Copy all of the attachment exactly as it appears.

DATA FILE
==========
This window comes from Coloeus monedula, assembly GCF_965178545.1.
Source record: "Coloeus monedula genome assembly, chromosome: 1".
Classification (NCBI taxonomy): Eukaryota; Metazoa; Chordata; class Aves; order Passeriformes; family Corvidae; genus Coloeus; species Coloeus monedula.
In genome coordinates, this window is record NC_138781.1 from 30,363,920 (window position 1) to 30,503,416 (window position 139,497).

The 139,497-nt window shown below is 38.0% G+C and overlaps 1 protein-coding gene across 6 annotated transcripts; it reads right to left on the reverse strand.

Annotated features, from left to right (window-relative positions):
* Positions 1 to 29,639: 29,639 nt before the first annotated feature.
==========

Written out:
This window comes from Coloeus monedula, assembly GCF_965178545.1.
Source record: "Coloeus monedula genome assembly, chromosome: 1".
Classification (NCBI taxonomy): Eukaryota; Metazoa; Chordata; class Aves; order Passeriformes; family Corvidae; genus Coloeus; species Coloeus monedula.
In genome coordinates, this window is record NC_138781.1 from 30,363,920 (window position 1) to 30,503,416 (window position 139,497).

The 139,497-nt window shown below is 38.0% G+C and overlaps 1 protein-coding gene across 6 annotated transcripts; it reads right to left on the reverse strand.

Annotated features, from left to right (window-relative positions):
* Positions 1 to 29,639: 29,639 nt before the first annotated feature.